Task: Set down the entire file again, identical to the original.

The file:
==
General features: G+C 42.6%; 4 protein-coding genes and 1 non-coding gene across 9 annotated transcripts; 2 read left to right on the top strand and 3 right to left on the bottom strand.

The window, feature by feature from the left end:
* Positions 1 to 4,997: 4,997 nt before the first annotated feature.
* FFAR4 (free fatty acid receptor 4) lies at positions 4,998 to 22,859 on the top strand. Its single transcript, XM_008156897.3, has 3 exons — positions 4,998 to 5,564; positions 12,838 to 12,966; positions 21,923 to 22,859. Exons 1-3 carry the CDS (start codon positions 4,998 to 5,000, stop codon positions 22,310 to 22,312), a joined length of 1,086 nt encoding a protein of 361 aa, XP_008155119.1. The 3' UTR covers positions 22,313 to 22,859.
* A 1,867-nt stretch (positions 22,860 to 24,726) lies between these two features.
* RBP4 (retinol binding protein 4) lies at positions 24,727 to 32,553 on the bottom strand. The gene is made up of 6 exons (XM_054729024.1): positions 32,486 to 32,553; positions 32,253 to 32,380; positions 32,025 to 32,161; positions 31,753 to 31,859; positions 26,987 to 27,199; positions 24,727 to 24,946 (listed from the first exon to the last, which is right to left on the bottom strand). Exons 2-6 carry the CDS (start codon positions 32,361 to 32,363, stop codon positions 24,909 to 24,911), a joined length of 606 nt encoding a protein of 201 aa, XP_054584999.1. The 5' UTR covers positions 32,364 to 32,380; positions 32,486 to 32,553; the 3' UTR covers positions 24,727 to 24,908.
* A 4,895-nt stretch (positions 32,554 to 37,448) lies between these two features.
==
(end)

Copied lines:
General features: G+C 42.6%; 4 protein-coding genes and 1 non-coding gene across 9 annotated transcripts; 2 read left to right on the top strand and 3 right to left on the bottom strand.

The window, feature by feature from the left end:
* Positions 1 to 4,997: 4,997 nt before the first annotated feature.
* FFAR4 (free fatty acid receptor 4) lies at positions 4,998 to 22,859 on the top strand. Its single transcript, XM_008156897.3, has 3 exons — positions 4,998 to 5,564; positions 12,838 to 12,966; positions 21,923 to 22,859. Exons 1-3 carry the CDS (start codon positions 4,998 to 5,000, stop codon positions 22,310 to 22,312), a joined length of 1,086 nt encoding a protein of 361 aa, XP_008155119.1. The 3' UTR covers positions 22,313 to 22,859.
* A 1,867-nt stretch (positions 22,860 to 24,726) lies between these two features.
* RBP4 (retinol binding protein 4) lies at positions 24,727 to 32,553 on the bottom strand. The gene is made up of 6 exons (XM_054729024.1): positions 32,486 to 32,553; positions 32,253 to 32,380; positions 32,025 to 32,161; positions 31,753 to 31,859; positions 26,987 to 27,199; positions 24,727 to 24,946 (listed from the first exon to the last, which is right to left on the bottom strand). Exons 2-6 carry the CDS (start codon positions 32,361 to 32,363, stop codon positions 24,909 to 24,911), a joined length of 606 nt encoding a protein of 201 aa, XP_054584999.1. The 5' UTR covers positions 32,364 to 32,380; positions 32,486 to 32,553; the 3' UTR covers positions 24,727 to 24,908.
* A 4,895-nt stretch (positions 32,554 to 37,448) lies between these two features.